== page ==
What the U.S. Election Means for the Israeli-Palestinian Peace Process
Department:WWS Office of Public Affairs and Communications
Audience:Open to the Public
Two days after the U.S. presidential election, a panel will convene to discuss what the results mean for the Israeli-Palestinian peace process.
Amb. Daniel C. Kurtzer, U.S. ambassador to Israel from 2001 to 2005 and U.S. ambassador to Egypt from 1997 to 2001, and the S. Daniel Abraham Professor of Middle Eastern Policy Studies at the Woodrow Wilson School, will introduce the topic and speakers.
Guest speakers include Shai Feldman, the Judith and Sidney Swartz Director of the Crown Center for Middle East Studies at Brandeis University, and Khalil Shikaki, professor of political science and director of the Palestinian Center for Policy and Survey Research in Ramallah, Palestine.
Before joining the Crown Center, Feldman served from 1997 to 2005 as head of the Jaffee Center for Strategic Studies at Tel Aviv University. From 2001 to 2003, he served as a member of the U.N. Secretary General's Advisory Board on Disarmament Matters. Feldman is author of numerous publications, including “Bridging the Gap: A Future Security Architecture for the Middle East” and “Track-II Diplomacy: Lessons from the Middle East.”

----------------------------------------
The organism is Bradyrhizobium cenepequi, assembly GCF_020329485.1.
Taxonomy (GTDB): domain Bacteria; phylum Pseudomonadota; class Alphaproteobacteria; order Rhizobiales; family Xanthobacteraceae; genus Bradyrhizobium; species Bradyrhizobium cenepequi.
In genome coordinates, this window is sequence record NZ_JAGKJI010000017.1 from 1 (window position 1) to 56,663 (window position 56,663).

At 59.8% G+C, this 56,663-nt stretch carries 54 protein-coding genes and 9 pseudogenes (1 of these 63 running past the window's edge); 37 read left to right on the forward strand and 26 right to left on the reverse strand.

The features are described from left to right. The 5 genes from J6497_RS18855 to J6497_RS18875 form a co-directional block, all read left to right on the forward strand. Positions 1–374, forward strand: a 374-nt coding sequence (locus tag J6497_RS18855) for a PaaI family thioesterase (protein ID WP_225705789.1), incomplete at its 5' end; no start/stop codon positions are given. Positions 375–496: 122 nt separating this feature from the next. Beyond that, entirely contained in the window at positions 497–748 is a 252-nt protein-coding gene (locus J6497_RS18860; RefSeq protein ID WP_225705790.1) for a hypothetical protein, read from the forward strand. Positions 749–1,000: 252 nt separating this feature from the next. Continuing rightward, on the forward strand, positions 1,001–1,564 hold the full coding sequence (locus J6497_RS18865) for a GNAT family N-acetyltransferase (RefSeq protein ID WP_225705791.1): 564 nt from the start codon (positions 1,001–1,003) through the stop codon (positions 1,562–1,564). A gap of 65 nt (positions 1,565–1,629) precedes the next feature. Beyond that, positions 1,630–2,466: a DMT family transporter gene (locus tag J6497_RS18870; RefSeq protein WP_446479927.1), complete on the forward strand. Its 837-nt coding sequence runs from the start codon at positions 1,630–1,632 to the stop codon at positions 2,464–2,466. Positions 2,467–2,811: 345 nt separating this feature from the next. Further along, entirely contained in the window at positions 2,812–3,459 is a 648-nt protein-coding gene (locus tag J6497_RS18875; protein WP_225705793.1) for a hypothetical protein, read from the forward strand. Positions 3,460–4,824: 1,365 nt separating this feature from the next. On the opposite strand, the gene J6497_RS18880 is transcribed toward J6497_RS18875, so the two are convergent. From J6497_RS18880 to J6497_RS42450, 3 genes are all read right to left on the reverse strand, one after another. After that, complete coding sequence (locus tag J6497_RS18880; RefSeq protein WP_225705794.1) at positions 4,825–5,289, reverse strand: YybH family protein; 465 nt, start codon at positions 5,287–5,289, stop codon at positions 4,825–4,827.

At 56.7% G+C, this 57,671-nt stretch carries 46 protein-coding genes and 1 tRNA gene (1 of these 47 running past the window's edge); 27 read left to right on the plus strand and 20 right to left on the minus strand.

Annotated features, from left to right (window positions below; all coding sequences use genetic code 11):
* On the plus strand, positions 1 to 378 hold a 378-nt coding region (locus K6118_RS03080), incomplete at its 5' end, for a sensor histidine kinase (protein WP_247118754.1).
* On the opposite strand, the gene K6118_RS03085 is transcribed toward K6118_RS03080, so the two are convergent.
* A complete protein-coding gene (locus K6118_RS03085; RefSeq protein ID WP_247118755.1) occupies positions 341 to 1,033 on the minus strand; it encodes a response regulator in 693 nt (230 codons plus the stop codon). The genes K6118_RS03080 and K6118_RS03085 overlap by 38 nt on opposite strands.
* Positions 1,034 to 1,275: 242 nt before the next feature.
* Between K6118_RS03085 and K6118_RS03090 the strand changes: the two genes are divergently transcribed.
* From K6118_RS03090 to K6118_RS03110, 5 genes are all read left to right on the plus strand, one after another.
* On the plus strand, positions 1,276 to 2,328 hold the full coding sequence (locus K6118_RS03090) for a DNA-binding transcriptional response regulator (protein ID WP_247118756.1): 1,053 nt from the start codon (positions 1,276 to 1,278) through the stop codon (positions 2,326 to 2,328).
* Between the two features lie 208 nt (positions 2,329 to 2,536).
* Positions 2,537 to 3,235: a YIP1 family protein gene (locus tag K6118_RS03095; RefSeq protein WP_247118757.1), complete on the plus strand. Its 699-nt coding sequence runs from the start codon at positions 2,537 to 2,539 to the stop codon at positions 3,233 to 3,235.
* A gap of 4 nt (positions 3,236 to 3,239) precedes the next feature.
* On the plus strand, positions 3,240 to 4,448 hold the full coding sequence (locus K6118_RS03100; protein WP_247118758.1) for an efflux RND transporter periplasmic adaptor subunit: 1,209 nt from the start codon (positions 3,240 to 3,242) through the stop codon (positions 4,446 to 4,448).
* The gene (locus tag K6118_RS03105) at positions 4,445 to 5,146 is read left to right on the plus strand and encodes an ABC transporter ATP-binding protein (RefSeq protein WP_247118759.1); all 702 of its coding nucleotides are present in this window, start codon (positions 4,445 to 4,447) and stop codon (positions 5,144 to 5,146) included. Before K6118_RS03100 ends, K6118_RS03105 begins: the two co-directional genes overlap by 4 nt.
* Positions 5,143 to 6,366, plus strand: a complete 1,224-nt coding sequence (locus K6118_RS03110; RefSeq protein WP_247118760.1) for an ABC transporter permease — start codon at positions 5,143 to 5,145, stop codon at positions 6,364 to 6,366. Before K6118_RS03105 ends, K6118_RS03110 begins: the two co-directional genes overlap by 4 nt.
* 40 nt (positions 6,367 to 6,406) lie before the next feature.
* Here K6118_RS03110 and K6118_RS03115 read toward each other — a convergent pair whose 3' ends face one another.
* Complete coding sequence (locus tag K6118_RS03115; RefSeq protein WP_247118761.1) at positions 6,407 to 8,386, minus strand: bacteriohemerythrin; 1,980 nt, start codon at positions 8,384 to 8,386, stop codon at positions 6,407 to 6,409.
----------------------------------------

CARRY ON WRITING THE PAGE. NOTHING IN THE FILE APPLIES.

Shikaki is a senior fellow at the Crown Center for Middle East Studies. He has conducted hundreds of polls among Palestinians in the West Bank and the Gaza Strip, and, since 2000, working jointly with Israeli colleagues, he has conducted dozens of joint polls among Palestinians and Israelis. His research has focused on Palestinian state building, public opinion, transition to democracy and the impact of domestic Palestinian politics on the peace process. He is the co-author of “Arabs and Israelis: Conflict and Peacemaking in the Middle East” with Abdel Monem Said Aly and Shai Feldman.
This event is part of the Conversations About Peace lecture series. The discussion will be moderated by Amaney A. Jamal, the Edwards S. Sanford Professor of Politics; director of the Mamdouha S. Bobst Center for Peace and Justice and director of the Workshop on Arab Political Development at Princeton University.